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I've written an article for your blog and copied it below. I hope it's informative and helpful for your readers! Please let me know when it has posted.
Thank you for the opportunity!
What does mesothelioma have to do with disaster survival?
My first introduction to mesotheliomawas through television commercials. It seems there are endless advertisements starting with, “if you or someone you love” and moving on to, “call for more information.” Long lists of possible candidate characteristics go zipping up the screen: “shipbuilding, coal mining, oil refining, plumbing,” and on and on. What was tying them all together? What is mesothelioma and how does one disease get around to so many different places? I found the answer in the cause: asbestos.
Asbestos is really what has gotten around. Through the last century asbestos was spread though all of America and much of the world in everything from ship engine insulation to residential ceiling tiles. Any nation seeking to build its industries in the 1900s was mining, buying or selling asbestos. Asbestos was so heavily used in the US alone, it earned the nickname ‘backbone of American industry.’ Today, however, any nation that has handled asbestos is counting cases of malignant mesothelioma.
Mesothelioma is a cancer. The more common of two mesothelioma types, pleural mesothelioma, is specific to abdominal cavity lining, most often found in protective lung tissue called the mesothelium. Peritoneal mesothelioma affects lining of other organs such as the heart or diaphragm and is much less common. Both types of mesothelioma are characterized by long latency periods typically ranging from twenty to fifty years. This makes mesothelioma hard to diagnose. Making it even harder, are the symptoms that mimic pneumonia or bronchitis. Mesothelioma is regularly misdiagnosed and treated as a passing virus. Sadly, after decades of quiet development, mesothelioma enters its last and most aggressive stages. By the time it is properly diagnosed, mesothelioma life expectancy is short and grim.
So, why do I share this on Doug Copp’s blog? What does mesothelioma have to do with surviving disasters? Again, the answer is asbestos. The Environmental Protection Agency (EPA) says this about asbestos: “Asbestos is a naturally occurring mineral fiber, once widely used in building materials and products for its thermal insulating properties and fire resistance. Intact, undisturbed asbestos-containing materials generally do not pose a health risk. These materials may become hazardous and pose increased risk if they are damaged, are disturbed in some manner, or deteriorate over time and release asbestos fibers into building air. A number of building materials and products still in use today contain asbestos. Asbestos remains in use as an acoustic insulator, and in thermal insulation, fire proofing, roofing, flooring and other materials,” [emphasis added].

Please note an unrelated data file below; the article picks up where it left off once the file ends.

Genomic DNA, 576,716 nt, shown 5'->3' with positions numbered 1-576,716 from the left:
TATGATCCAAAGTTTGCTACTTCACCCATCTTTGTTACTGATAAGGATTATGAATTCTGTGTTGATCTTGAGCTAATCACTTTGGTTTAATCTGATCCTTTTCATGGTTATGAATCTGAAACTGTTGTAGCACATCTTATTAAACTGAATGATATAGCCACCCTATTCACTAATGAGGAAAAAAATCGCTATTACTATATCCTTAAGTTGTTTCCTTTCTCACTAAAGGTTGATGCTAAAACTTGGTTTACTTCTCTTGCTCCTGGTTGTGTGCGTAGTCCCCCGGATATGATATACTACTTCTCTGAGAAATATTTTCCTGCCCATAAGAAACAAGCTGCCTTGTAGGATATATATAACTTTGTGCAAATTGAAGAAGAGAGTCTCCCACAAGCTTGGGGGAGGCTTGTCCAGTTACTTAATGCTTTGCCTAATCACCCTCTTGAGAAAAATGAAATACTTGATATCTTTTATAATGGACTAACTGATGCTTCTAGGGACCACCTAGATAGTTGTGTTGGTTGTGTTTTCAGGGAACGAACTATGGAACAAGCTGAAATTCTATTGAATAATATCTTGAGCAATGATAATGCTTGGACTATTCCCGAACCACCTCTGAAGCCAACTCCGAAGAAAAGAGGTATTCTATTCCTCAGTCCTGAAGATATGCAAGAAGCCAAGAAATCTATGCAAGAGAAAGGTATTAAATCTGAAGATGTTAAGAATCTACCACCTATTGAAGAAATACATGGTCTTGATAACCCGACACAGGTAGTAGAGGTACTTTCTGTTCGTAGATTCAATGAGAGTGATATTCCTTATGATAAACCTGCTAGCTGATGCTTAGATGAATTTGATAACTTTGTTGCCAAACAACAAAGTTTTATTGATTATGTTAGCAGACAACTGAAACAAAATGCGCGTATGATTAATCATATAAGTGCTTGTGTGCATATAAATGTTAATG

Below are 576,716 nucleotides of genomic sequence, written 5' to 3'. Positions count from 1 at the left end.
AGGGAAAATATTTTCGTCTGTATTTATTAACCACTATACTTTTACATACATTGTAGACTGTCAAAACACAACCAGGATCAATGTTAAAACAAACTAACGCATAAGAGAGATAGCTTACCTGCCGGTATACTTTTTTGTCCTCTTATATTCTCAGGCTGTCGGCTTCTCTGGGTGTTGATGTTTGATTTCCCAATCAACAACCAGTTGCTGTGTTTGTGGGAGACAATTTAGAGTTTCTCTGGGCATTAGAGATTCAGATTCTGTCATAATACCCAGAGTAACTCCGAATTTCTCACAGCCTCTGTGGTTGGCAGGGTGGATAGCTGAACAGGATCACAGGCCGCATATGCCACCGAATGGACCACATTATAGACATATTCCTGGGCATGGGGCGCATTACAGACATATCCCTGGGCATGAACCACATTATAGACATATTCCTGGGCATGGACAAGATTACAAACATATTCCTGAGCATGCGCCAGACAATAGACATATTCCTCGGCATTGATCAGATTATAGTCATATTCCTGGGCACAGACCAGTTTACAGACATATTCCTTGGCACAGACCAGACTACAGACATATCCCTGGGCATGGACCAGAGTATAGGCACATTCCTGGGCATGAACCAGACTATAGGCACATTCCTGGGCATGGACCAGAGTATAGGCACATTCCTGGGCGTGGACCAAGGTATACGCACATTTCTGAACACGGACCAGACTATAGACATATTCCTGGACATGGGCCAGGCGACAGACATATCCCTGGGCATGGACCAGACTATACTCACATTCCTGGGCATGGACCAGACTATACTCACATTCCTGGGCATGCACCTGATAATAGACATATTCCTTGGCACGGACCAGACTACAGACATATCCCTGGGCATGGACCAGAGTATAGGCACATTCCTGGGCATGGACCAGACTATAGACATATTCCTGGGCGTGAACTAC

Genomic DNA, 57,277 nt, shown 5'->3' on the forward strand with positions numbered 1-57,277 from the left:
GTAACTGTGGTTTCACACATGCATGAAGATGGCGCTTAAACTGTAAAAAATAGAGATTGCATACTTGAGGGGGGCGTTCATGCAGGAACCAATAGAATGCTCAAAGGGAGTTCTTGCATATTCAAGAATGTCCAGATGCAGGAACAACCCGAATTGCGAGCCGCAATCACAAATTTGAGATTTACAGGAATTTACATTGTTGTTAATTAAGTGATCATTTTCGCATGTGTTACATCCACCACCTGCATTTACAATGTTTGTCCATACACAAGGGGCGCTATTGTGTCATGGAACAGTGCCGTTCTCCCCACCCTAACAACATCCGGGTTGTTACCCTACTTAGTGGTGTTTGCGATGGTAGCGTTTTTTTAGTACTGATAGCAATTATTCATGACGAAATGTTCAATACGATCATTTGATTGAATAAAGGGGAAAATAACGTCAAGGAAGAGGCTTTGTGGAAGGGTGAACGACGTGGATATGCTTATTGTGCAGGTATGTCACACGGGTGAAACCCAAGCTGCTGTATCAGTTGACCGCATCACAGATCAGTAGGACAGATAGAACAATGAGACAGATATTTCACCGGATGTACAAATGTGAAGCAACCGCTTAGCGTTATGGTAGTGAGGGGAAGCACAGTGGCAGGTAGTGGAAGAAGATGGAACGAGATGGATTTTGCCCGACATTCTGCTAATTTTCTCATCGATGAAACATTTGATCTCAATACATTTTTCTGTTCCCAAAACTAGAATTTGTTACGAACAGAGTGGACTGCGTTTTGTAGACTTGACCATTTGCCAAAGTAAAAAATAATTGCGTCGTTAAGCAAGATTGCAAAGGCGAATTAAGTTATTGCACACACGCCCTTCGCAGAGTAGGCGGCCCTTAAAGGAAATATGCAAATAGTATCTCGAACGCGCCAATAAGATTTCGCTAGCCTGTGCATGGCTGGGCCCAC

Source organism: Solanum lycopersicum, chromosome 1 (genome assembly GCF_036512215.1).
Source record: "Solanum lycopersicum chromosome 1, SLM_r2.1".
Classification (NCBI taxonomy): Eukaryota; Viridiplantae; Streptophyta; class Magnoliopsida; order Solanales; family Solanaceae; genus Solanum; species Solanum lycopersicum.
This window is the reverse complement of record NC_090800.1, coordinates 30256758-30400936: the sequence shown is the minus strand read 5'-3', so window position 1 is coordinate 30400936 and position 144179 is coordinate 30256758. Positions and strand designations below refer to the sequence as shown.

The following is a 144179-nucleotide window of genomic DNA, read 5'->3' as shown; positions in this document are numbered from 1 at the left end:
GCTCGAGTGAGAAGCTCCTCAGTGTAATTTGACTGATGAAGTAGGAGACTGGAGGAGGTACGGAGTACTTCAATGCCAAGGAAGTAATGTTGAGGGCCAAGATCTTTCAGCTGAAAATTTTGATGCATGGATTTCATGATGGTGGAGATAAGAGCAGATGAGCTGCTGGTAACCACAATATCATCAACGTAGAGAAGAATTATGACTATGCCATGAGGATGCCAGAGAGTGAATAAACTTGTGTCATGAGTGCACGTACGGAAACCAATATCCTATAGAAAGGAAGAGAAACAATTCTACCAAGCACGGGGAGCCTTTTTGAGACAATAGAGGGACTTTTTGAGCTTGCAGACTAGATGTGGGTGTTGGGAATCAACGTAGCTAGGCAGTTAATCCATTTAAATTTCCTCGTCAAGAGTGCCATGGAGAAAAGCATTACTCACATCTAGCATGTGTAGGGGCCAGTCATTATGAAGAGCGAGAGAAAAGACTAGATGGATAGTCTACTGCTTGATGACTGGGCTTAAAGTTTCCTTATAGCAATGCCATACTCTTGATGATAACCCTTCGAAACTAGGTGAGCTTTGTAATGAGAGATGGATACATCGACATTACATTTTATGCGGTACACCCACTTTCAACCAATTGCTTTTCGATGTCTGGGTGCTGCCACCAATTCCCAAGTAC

Natural and intentional disasters not only cause immediate and acute damage, but they can release asbestos fibers, a source of suffering that will go undetected for decades and cannot be stopped. Every time there is a fire, an earthquake, a hurricane or some other disaster, asbestos fibers, which may have been safely contained before, are released into the air. Even in the event of a planned demolition project, asbestos may be released without intentional and careful removal of asbestos containing materials. Additionally, being confined in a small space during a disaster can heighten chances of asbestos fiber inhalation, as there is limited ventilation.
Once asbestos fibers are inhaled they begin a cancerous process leading to mesothelioma development. Many mesothelioma patients have no idea they were ever exposed to asbestos and therefore never seek medical attention regarding the matter. By the time symptoms demonstrate and they have reason to ask a doctor, it is too late. Although many disasters can be lived through, there is no cure for mesothelioma.
I share this on Doug’s blog hoping that anyone caught in a disaster or seeking to help others who have been affected, will use some common sense precautions. If you’re caught off guard, cover your nose and mouth with any available, breathable material until you can find a suitable respirator. If you’ve planned to help others, use a respirator as the least of your safety precautions. Asbestos travels best when its dry and airborne, so soak any questionable content with water and wash your clothes, and yourself, after possible exposure. This could keep you from spreading deadly fibers from place to place or person to person.
Lydia Miller, New Leaf Copywriting
I was checking out your blog and wondering if you accept guest blog posts? I write about mesothelioma and its cause, asbestos, which is often exposed during disasters when buildings and structures are demolished. Looking at your blog I thought this topic might interest your readers I keep it simple and informative with a few helpful links to provide some education. If you think this would be helpful for your readers, please let me know and I will send you an article.
New Leaf Copywriting
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